It was just a matter of time before Lohse landed somewhere and Milwaukee is as good as anyone could have hoped for. OK, the ballpark isn’t ideal, but Lohse is predominately a ground ball pitcher whose HR/FB and HR/9 have been better than league average over the last three seasons. Personally, I don’t think he’s as bad as most people seem to say he is. The ERA has been under a 3.50 for the last two seasons and while his FIP is a moderate uptick north, it still sits below 3.70. His WHIP is below 1.18 over the last two years and his walk rate has stayed better than league average for much longer than that. The only thing he hasn’t done is strike people out. Yes, his K-rate is disappointing. But is that any reason to bypass him completely? Absolutely not. People can run him down all they want, but the fact of the matter is that Lohse has provided his fantasy owners with rock solid numbers lately. I’m not saying run out and draft him immediately and throw him into your starting rotation but I’d take a look at him late in the draft and if he’s out there on your waiver wire right now and you have bench space, he’s certainly worth what he’s going to cost you.
Scott Kazmir and Shelby Miller Win Fifth Starter’s Jobs
As the spring winds down, so do the position battles and for those still waiting to draft, it’s time to fill out those late picks with players who now have jobs rather than just upside. Miller has been a highly touted pitcher for a couple of years and now, after a successful but unspectacular year in Triple-A, gets his first real shot in the majors. He’s got a nice low-90’s fastball and a rock-solid curve that he locates well, an improving changeup and the Cards seem to think he’s ready. The home park should negate the fact that he’s more of a fly-ball pitcher, but until he really proves himself, you may want to play the match-ups when he travels to places like Cincinnati or Milwaukee.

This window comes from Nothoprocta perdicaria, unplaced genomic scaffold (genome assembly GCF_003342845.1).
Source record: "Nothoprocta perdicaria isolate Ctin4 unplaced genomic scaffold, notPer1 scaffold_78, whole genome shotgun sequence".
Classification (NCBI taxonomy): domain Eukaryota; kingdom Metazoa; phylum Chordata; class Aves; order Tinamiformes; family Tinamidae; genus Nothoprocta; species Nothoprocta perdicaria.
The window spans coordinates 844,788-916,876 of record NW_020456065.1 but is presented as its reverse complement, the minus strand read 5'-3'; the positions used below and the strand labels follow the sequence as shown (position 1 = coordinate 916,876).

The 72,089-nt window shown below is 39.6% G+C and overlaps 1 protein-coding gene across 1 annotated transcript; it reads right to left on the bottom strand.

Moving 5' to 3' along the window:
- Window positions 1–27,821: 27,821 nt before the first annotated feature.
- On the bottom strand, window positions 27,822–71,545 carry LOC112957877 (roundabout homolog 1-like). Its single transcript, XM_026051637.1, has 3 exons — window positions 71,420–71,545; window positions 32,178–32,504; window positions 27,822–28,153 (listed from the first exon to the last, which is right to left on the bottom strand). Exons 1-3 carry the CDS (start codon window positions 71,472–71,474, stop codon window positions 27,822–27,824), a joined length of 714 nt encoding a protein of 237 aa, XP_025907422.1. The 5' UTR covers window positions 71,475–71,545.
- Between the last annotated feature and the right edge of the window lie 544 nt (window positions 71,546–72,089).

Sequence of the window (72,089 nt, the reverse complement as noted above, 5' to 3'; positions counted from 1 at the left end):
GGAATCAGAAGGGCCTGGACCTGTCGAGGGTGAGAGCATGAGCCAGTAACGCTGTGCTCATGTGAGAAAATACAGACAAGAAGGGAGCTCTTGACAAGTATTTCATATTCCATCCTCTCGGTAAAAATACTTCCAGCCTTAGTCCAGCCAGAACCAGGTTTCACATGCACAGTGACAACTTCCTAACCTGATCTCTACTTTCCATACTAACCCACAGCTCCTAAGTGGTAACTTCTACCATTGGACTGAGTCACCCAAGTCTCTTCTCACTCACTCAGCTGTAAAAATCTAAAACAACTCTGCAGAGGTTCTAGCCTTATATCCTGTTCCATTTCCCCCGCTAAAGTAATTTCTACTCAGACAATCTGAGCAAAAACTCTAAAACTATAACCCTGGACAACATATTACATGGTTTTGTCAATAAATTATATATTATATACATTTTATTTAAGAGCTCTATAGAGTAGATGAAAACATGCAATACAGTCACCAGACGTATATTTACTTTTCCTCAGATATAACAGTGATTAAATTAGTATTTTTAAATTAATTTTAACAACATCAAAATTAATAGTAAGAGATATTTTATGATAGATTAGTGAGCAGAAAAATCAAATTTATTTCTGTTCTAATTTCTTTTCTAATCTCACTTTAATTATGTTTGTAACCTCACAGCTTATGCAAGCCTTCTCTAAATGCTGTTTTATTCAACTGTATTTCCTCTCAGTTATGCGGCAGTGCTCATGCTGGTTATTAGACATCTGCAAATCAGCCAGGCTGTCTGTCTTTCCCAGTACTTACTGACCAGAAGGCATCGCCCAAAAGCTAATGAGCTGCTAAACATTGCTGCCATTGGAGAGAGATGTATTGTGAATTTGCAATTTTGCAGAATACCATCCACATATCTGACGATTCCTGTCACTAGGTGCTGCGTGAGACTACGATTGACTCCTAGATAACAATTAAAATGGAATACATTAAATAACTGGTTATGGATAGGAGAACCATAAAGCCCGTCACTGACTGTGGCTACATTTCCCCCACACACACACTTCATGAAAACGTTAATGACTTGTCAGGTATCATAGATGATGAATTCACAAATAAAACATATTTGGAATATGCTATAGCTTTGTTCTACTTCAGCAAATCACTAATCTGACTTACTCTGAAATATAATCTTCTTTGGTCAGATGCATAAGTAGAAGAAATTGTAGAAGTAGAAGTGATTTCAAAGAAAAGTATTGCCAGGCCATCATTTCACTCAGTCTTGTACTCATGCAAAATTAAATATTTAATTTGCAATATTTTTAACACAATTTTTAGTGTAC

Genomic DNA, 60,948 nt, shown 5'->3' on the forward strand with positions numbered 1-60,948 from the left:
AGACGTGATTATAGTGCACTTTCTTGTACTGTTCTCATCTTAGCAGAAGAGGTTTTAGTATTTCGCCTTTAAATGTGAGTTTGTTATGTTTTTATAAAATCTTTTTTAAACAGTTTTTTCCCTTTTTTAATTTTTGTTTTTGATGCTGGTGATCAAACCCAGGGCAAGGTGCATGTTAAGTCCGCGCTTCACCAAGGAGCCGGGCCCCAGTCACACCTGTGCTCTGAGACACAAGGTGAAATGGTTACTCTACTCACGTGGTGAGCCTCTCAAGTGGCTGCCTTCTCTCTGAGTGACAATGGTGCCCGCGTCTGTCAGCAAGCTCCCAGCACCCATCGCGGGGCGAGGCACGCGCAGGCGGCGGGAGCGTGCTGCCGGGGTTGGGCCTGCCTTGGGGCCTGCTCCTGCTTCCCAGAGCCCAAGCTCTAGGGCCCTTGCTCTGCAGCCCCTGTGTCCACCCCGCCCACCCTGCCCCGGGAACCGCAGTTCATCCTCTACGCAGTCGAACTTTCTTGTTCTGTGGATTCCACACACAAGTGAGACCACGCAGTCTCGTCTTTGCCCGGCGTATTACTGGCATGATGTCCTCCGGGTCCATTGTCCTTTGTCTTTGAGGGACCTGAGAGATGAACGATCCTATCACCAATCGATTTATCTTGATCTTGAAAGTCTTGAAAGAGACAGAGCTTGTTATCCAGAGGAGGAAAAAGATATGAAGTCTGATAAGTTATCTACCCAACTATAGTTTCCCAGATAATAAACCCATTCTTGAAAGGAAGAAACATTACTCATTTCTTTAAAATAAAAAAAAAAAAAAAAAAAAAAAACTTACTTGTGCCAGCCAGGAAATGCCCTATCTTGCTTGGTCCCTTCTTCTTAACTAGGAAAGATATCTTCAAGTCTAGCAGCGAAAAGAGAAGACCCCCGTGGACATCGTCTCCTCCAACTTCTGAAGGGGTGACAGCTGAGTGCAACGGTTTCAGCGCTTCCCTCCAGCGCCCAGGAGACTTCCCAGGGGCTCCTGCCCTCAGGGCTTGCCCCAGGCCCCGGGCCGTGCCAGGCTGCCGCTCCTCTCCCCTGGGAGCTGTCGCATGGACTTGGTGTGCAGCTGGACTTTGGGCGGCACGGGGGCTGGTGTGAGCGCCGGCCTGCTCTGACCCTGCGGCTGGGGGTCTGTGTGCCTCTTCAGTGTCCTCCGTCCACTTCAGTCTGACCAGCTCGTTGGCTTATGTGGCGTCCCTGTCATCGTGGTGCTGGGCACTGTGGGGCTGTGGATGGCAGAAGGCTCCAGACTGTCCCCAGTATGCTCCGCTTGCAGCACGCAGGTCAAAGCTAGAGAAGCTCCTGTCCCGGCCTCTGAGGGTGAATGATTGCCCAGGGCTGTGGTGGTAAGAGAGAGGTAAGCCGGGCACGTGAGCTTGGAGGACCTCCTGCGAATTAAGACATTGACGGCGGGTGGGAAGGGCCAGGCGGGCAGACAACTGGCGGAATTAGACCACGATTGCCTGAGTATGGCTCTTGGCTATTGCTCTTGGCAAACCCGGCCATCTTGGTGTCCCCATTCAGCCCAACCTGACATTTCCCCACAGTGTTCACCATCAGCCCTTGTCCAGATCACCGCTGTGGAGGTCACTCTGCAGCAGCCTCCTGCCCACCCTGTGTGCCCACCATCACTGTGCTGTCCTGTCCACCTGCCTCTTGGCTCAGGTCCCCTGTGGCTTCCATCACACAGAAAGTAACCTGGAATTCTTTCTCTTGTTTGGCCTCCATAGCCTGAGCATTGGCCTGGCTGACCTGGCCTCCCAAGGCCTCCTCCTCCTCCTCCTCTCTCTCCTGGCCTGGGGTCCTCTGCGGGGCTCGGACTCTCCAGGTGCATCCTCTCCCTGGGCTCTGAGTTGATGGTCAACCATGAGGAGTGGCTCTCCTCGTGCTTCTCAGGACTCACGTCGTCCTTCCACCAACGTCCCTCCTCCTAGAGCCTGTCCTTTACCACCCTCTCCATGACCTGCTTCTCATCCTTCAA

As for Kazmir, we’ve got a nice feel-good story here but a situation you should enter with caution. After a few moderately successful but injury-plagued years with the Rays, Kazmir began to decline steadily, losing velocity, dropping in strikeouts and losing the strike zone more often. He hit rock-bottom in 2011 when he was decimated in Triple-A and saw his fastball drop from 91 to 86 mph. The Angels had enough and released him. Suddenly, this spring Kazmir has his velocity back up between 91 and 92 mph and has a 3.43 ERA with 23 strikeouts over 21 spring innings. While the numbers aren’t exactly lights-out, they were enough to beat out the rest of the competition this spring. But is that a plus for Kazmir or a knock on the rest of what the Indians had in their system? Sure, he could have a career resurrection here, which makes him worth at least a late-round flier, but until he strings together more than just a few quality starts, he should be left on the bench.